2021, April 25: Morning Planets, Jupiter, Saturn in Southeast

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April 25, 2021: Morning planets Jupiter and Saturn are in the southeast before sunrise.  Jupiter is in front of the stars of Aquarius, while Saturn’s starry background is Capricornus.

Chart Caption – Morning planets, Jupiter and Saturn are in the southeast before sunrise. Jupiter is moving eastward in Aquarius, while Saturn moves eastward in Capricornus.

by Jeffrey L. Hunt

Chicago, Illinois:  Sunrise, 5:55 a.m. CDT; Sunset, 7:43 p.m. CDT.  Check local sources for sunrise and sunset times for your location.

Morning planets, bright Jupiter and Saturn, are low in the southeast before sunrise.

One hour before sunup, Jupiter is 15.0° above the east-southeast horizon.  The planet has moved into Aquarius.  The stars in the constellation are dimmer than most and not easily visible in locations with streetlights.

Jupiter is moving eastward.  Use a binocular to see the planet against the starry background.  This morning, Jupiter is 4.1° to the upper left of Deneb Algiedi (δ Cap on the chart), 1.4° to the lower left of Mu Capricorni (μ Cap), and 2.0° to the upper right of Iota Aquarii (ι Aqr).

Dimmer than Jupiter, Saturn is 14.6° to the upper right of the Jovian Giant.  The Ringed Wonder is slowly moving eastward near the star Theta Capricorni (θ Cap).  Use a binocular to see the star with the planet.

Detailed Note: One hour before sunrise, Jupiter is 15.0° above the east-southeast horizon. It is now in Aquarius. Among the stars, it is 4.1° to the upper left of Deneb Algiedi, 1.4° to the lower left of μ Cap, and 2.0° to the upper right of ι Aqr.  Saturn is 14.6° to the upper right of brighter Jupiter.  It is slowly approaching θ Cap.  This morning the gap is 1.2°. Twenty minutes after sunset, Venus is over 3° up in the west-northwest.  Mercury (m = −1.6) passes 1.2° to the upper right of the brilliant planet. Both planets might be visible to the unaided eye.  As the sky darkens further, Mars is less than 40° in altitude above the west horizon.  It is 1.6° to the upper right of 1 Gem and 3.1° to the lower right of Propus.  In this bright moonlight, use a binocular to spot the star cluster M35, 0.8° to the upper left of Mars. The moon (14.0d, 98%) – less than one-third of the way up in the sky above the east-southeast horizon – is 6.1° to the upper left of Spica.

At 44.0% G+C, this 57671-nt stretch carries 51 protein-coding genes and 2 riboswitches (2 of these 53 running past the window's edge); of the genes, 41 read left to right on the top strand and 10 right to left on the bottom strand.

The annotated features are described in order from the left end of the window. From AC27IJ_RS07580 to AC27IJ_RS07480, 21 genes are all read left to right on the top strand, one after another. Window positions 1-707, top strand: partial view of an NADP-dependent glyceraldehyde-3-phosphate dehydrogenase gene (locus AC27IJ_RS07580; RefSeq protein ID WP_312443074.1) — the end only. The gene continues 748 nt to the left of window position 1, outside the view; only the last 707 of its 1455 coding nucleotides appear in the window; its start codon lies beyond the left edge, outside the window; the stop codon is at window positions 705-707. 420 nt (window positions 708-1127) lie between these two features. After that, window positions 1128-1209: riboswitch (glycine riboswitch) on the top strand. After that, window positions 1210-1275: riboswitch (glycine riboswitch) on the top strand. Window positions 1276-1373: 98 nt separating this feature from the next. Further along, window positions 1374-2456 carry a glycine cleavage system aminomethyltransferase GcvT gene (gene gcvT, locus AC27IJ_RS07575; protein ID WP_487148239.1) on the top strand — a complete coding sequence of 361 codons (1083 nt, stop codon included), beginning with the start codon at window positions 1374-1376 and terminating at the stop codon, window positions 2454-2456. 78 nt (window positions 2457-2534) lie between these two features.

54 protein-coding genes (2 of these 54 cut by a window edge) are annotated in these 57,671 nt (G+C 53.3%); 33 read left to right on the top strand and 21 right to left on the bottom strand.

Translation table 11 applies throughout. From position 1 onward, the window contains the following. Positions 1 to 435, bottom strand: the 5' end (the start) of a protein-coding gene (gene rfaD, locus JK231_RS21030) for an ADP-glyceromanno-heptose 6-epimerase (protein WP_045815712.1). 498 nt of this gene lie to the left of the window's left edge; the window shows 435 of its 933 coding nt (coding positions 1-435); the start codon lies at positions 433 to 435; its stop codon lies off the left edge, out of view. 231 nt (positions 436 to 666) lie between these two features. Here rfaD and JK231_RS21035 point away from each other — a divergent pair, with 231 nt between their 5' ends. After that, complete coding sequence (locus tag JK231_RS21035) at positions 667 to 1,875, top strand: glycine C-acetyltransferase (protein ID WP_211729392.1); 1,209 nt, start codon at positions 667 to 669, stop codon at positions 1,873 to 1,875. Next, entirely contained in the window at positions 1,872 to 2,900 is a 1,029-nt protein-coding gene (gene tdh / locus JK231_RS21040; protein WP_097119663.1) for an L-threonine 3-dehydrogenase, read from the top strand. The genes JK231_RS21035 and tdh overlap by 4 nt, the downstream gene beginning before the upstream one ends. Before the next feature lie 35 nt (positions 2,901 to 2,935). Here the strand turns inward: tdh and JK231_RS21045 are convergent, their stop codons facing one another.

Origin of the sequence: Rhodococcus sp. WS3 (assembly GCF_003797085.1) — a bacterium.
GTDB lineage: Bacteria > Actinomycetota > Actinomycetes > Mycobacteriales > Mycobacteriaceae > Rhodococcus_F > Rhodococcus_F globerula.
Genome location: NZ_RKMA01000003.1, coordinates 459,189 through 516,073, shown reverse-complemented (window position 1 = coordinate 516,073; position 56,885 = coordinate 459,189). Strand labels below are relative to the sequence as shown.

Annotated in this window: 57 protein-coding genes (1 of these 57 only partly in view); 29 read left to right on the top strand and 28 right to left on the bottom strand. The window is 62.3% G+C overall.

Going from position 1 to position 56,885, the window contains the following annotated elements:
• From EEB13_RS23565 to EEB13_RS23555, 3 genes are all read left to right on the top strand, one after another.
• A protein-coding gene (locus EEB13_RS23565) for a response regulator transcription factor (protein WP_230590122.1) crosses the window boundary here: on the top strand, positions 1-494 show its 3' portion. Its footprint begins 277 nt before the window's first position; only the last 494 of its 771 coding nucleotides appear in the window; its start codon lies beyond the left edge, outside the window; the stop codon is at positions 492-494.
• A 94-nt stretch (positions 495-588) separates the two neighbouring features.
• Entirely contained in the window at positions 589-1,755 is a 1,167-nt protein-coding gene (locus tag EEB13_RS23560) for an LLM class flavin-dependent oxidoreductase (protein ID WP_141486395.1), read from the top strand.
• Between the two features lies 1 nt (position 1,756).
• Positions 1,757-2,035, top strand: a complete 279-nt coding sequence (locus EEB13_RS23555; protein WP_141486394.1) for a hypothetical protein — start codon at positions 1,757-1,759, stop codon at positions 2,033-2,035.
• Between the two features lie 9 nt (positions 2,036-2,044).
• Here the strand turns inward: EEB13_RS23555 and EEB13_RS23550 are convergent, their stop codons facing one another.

Read more about the planets during April 2021.

2021, July 26: Evening Sky, Mars Closes In

July 26, 2021:  Four bright planets are in the evening sky.  Mars closes in on Regulus for their conjunction in three evenings.  Brilliant Evening Star Venus appears to the upper left of the impending Mars – Regulus conjunction.  Saturn and Jupiter are low in the southeastern sky after sunset.

2021, July 25: Evening Sky, Mars on Final Approach

July 25, 2021:  Four evenings before its conjunction with Regulus, find Mars in the western sky to the lower right of Venus.  As the calendar day ends, look for the moon below bright Jupiter.

2021, July 24: Four Evening Planets, Moon

July 24, 2021: After sunset, Venus and Mars are in the western sky.  A little later during evening hours, the moon is near Jupiter and Saturn in the southeast.

2021, July 29: Jupiter – Mars Opposition

July 29, 2021:  Jupiter and Mars are 180° apart along the ecliptic.  Dim Mars sets in the west-northwest as Jupiter rises in the east-southeast.  This event signals that soon both appear in the sky simultaneously.



Categories: Astronomy, Sky Watching

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